8 Product Photography Lighting Tips To Take Amazing Photos

Let me just say it straight away: great product photography isn’t easy to achieve.

But I’m not saying this to scare you. Rather, I’m saying this to comfort you.

The thing is, if you’ve been struggling to take good product images and haven’t been happy with your results, it’s not necessarily because you’re a bad photographer, it’s just that it’s not the easiest thing to master.

That being said, there are a number of things you can do to improve your product photography (and before you start worrying you’ll need to invest in new camera equipment, rest assured that these tips don’t require that).

But a good product photography lighting setup or a good photo light box will do wonders for helping you take amazing photos!

This post will be divided up into 4 sections

  • Product Photography Lighting Tips For Beginners – Everything you need to know to take high quality images for your store
  • Putting The Principles To Practice – How I take product photos for my store and the most important piece of photography equipment I own. (Hint: It’s Not A New Camera)
  • How To Select The Best Product Photos That Will Actually Generate Sales – A tried and true method for selecting high converting photos for both Amazon and your ecommerce store
  • Common Mistakes That New Shopowners Make With Their Photos – Newbie mistakes that I see a lot of new ecommerce store owners make with their product photography.

You ready? Let’s get started.

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Tip #1: Setup Your Product Photography Lighting


Natural light can create beautifully-lit images. (Photo Kim Olson)

Photography is nothing without light, so you’ll want to make sure you do a great job of lighting your products.

If you’re new to photography, I think it’s best to start off using natural light (aka the sun). Natural light is soft, always available (barring any major earthly catastrophe, of course), predictable and easy to work with.

Pick your biggest north-facing window, put a table next to it and play around with how the light hits your product.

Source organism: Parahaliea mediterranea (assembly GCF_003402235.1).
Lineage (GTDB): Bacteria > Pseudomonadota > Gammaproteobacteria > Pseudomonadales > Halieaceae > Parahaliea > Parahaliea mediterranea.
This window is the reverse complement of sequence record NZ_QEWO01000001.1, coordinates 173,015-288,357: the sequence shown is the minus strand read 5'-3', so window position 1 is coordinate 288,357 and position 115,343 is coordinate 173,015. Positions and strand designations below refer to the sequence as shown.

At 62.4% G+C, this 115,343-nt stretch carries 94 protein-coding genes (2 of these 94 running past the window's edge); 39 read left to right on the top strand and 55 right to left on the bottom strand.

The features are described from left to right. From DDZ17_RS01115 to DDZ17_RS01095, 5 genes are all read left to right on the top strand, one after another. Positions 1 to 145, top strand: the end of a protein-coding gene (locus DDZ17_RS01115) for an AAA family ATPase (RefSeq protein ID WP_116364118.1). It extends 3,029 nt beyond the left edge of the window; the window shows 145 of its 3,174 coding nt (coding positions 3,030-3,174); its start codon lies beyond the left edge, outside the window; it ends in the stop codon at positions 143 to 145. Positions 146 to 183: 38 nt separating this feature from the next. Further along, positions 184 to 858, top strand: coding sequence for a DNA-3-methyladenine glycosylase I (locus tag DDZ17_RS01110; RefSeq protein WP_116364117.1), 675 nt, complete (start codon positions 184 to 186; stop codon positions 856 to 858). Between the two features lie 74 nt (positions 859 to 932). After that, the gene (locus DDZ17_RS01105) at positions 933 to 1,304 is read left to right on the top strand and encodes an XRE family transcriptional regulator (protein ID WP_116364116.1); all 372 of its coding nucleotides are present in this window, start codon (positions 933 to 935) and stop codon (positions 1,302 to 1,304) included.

You can, of course, also use flashes and constant lighting (like lamps or actual photo lights). This way is trickier (you’ll want to avoid harsh, ugly shadows from direct flashes) and more costly (you’ll need additional equipment) but some prefer the added control.

Note: Since I do most of my work after the kids have gone to bed, I usually take my photos at night which requires a lighting system. I’ll go over what I’m currently using in the next section

Tip #2: Stage Your Product

It can be really helpful to buyers when you stage your product by including other objects.

If you take a look at my store, you’ll notice that my images often include flowers or dishes for the linen napkins that I sell.

Staging can give your buyer more context in how your item is used. It can also help show the scale of your product.

For example, if you’re selling something that people wear, it’s a great idea to take a picture of a model wearing it (either a mannequin or a real person). Since people usually aren’t good at imagining what it looks like on, you’ll be giving them a clearer idea of what to expect.

Staging the photo

Showing your product being worn, like this bridal veil, helps your customer visualize how it will look. (Photo Kim Olson)

If you do decide to include other objects just be sure they don’t distract the viewer too much from the product itself.

Note: For your main sales image, Amazon requires that your product fill up the majority of the frame and props are not permitted. However, external objects and staging props are fair game for the extra photo slots on your listing.

In fact, it is highly recommended that you include lifestyle images of your product being used. Make sure you use EVERY photo slot possible!

Tip #3: Take Photos from a Lot of Different Angles

If you’re selling exclusively online, customers won’t be able to physically touch or handle your product so you’ll want to show them as much as possible about your item to help eliminate any questions or uncertainty.

Go crazy with your photos and take many different angles of your product ie. shoot from the side, top, bottom, etc.

cowboy boots

Cowboy boots with an intricate pattern and details. (Photo Kim Olson)

And don’t forget to include close-up shots. People love to see texture and the little details that make up your product. I know that when I buy online, a seller can almost never provide too many photos of a product, and photos are the first things I look at before buying anything online.

Boots in detail

Cowboy boot detail. (Photo Kim Olson)

Tip #4: Be Careful with Your Background

What background should you use? Well, it depends.

Some people prefer an all-white background. It’s clean, simple and straightforward.

Note: Amazon requires that your main sales image be on a completely white background.

Others prefer to use backgrounds with patterns that complement the product.

Shoe photo background

Fancy wedding high-heeled shoes shot on a colorful background. (Photo Kim Olson)

Still others like to shoot ‘on location’, like outside in their backyards.

There are many different ways to achieve great shots and each has their own challenges and benefits, so it comes down more to personal preference and what works for your particular products.

Also remember to keep the background tidy and remove all distracting elements that may draw attention from your product (this will be especially important if you’re not using a backdrop).